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Nishikori Revelling In Melbourne Park Pressure

Melbourne, Australia

Nishikori© Getty ImagesKei Nishikori has enjoyed his best Grand Slam results at the Australian Open.

Glancing at Kei Nishikori’s career highlights, every year since 2010 begins with the same sentence: “the top Asian player from Japan” followed by a career-topping feat. It’s been constant improvement.

Carrying the weight of Japan’s tennis hopes has become part of the routine for Nishikori, and at the Grand Slam of the Asia-Pacific it is a weight he has thrived on. He recorded his best Grand Slam result in Melbourne in 2012, winning three memorable five-set blockbusters en route to a quarter-final loss to Andy Murray, his legs all but out of miles.  

Fresh off a semi-final result at the Brisbane International and victory at the AAMI Classic exhibition in Kooyong last week, beating favoured Czech Tomas Berdych in a straight-sets final, the 24 year old’s 2014 highlights are set to follow the same rising path. 

“I think that's going to help a little bit to get some confidence. It was a great match against Tomas yesterday,” Nishikori.

Nishikori doesn’t shy away from his status in Asia, beginning work with legendary American star Michael Chang in 2014. 

Performing for Japan has always been a high priority for Nishikori and with countryman Go Soeda pushing towards the Top 100—currently No. 112 on the Emirates ATP Rankings—he’s hoping to share Japan’s tennis hopes, and hopefully the ensuing successes.

The task facing Soeda though, is not an easy one: a first round against three-time Australian Open runner-up, Andy Murray

“If he can be aggressive. Andy is really steady on the groundstrokes. It's not going to be an easy match. Hopefully he wins,” Nishikori said of the match-up.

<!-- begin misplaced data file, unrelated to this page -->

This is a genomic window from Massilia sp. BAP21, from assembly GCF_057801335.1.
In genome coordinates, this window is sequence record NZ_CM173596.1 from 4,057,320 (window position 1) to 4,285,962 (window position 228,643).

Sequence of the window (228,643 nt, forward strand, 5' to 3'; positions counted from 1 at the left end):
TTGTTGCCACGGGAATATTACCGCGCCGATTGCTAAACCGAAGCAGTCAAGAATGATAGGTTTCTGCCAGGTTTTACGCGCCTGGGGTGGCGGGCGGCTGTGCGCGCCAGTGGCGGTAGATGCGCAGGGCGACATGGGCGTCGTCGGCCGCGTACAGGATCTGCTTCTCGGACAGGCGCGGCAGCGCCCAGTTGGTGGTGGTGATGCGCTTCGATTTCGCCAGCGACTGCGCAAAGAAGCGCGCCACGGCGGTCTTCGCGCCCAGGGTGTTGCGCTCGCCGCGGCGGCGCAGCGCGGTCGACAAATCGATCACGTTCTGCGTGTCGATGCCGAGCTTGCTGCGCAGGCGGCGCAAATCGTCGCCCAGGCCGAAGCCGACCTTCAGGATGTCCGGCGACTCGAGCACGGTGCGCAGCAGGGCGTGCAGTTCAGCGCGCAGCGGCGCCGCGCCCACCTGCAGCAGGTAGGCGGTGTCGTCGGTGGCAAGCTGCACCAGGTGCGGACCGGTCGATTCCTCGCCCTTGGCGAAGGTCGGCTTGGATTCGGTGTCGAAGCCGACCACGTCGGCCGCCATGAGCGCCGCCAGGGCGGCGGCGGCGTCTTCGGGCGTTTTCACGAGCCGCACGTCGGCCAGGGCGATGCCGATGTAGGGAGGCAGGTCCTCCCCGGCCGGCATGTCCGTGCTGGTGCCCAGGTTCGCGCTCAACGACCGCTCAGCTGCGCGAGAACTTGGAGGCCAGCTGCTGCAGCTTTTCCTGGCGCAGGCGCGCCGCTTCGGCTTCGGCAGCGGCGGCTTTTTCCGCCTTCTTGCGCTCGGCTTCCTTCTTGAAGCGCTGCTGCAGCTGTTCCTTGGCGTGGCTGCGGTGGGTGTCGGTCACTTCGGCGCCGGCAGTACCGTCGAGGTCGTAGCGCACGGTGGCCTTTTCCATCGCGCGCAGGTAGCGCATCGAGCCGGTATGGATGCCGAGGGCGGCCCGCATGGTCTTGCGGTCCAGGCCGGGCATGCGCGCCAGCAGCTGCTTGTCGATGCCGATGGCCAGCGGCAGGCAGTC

“I think he started playing more aggressive, trying to come in more, hitting big forehands. He should be Top 100 and he can be a Top 50 player. Hopefully he can come back again to Top 50 and we have a strong Japan team.”

The 16th seed is facing a task of his own in Melbourne, finding himself in the top half of the draw that boasts 35 Grand Slam titles and a path lined with two local hopes and World No. 1 Rafael Nadal in the fourth round. 

If Nishikori manages to overcome Australia’s Marinko Matosevic in the first round, he could face a third-round encounter with the country’s veteran Lleyton Hewitt, who outlasted Nishikori in three sets in the Brisbane semi-finals just one week ago. 

“It's going to be a tough match against Marinko on Tuesday. Hopefully I can have a good match.

“I only see Marinko in the first round. But, Lleyton is playing great. He beat me in Brisbane. He also won it. He’s 32, but he's still in good shape.

“It's good to see some players like him still playing good. Hopefully I can play good and beat him.” 

Nishikori will need to apply all the confidence afforded by his rapid success in the dawn of 2014, but pressure is something the Japanese star has proven not only to handle, but to revel in.


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